ACLU sues over vote drives

January 12, 2007|By Matthew Dolan | Matthew Dolan,Sun reporter

Lawyers for a civil liberties group filed a lawsuit in U.S. District Court in Baltimore yesterday that accuses the Maryland Transit Administration of imposing an unconstitutional ban on voter registration efforts at local bus stops.

In its petition for a preliminary injunction, the American Civil Liberties Union alleges that the MTA improperly required community activists to seek a "free speech" permit before trying to sign up voters on state property near bus stops. Even when a permit was obtained, the suit alleges that the community organizers were routinely barred by MTA police from registering mass transit riders.

The suit was filed on behalf of the Association of Community Organizations for Reform Now, also known as ACORN, Project Vote/Voting for America and a current director and former activist with ACORN.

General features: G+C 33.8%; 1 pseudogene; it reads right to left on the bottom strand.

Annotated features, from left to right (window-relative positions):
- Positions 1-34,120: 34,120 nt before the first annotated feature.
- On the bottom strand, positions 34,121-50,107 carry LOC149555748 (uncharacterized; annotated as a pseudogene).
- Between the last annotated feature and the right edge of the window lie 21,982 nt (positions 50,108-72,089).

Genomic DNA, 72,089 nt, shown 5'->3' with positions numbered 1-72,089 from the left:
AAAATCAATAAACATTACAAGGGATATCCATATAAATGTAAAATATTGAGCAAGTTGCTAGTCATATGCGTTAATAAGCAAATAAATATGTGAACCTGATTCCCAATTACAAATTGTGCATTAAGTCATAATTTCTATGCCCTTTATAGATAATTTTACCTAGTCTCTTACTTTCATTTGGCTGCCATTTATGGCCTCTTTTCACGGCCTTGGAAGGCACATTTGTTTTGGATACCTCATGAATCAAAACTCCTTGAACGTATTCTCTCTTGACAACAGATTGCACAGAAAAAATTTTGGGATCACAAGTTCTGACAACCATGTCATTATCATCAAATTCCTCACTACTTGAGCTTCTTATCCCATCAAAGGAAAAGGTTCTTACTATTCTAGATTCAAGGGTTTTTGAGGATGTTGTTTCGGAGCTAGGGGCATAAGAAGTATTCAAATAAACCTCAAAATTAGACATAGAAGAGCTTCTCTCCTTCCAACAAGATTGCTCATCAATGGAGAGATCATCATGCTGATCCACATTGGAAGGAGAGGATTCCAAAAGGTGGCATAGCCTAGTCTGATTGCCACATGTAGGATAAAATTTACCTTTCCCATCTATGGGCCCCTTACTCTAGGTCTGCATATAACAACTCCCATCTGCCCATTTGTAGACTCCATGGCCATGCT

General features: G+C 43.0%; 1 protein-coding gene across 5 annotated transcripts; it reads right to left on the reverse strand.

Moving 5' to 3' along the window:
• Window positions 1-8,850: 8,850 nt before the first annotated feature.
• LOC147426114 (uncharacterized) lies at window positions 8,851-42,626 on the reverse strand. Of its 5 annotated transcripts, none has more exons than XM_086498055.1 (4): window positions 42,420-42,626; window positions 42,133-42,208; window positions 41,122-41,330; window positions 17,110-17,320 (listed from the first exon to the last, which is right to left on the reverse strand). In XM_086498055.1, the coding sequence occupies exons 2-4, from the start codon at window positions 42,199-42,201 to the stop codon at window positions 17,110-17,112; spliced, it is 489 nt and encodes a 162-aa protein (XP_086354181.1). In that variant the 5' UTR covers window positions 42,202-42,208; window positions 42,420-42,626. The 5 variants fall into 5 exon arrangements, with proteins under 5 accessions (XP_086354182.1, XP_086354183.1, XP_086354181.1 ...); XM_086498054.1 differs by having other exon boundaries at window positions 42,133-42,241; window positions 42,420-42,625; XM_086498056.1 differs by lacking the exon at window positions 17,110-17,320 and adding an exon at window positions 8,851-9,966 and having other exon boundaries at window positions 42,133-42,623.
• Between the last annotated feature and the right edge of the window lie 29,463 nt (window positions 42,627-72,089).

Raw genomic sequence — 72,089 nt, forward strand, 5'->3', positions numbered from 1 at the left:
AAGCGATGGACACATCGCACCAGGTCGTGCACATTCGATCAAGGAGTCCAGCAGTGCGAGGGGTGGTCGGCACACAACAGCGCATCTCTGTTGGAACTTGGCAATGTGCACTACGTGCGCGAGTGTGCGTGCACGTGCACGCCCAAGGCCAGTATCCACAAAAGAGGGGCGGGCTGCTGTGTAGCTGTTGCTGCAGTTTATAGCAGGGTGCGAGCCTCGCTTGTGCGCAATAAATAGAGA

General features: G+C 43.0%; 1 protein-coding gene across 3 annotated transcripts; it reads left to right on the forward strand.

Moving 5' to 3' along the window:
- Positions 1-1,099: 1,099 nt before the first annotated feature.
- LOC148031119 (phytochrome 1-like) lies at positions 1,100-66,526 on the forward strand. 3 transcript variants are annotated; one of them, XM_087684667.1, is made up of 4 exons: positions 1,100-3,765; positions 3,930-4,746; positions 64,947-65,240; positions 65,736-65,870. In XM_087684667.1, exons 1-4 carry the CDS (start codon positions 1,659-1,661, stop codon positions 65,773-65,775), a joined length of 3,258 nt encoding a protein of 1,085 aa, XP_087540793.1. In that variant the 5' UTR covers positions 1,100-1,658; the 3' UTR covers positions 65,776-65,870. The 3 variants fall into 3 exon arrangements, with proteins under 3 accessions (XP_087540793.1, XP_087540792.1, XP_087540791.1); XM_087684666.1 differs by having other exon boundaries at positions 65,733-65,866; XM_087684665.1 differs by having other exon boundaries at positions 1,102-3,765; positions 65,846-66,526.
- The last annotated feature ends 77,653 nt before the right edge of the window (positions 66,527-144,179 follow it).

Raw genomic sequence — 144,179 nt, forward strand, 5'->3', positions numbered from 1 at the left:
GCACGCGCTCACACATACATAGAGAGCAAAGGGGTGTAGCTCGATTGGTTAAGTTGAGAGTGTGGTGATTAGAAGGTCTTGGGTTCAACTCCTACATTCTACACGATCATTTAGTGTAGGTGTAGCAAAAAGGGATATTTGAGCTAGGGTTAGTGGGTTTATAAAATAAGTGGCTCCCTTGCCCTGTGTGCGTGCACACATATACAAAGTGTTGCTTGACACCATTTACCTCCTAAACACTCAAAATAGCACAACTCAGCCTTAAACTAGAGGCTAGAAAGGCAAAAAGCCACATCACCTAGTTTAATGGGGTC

"ACORN was engaging in protected First Amendment activity," said ACLU spokeswoman Meredith Curtis.

Stuart Katzenberg, state director for ACORN, complained of harassment by state workers and said his activists had not experienced similar restrictions on state property administrated by other agencies.

"These are public spaces where we get a lot of working people who don't have time in the middle of the day to register to vote at the Board of Elections," Katzenberg said.

The MTA declined to talk about the issue yesterday.

"We don't comment on pending legal matters," said MTA spokeswoman Holly Henderson.

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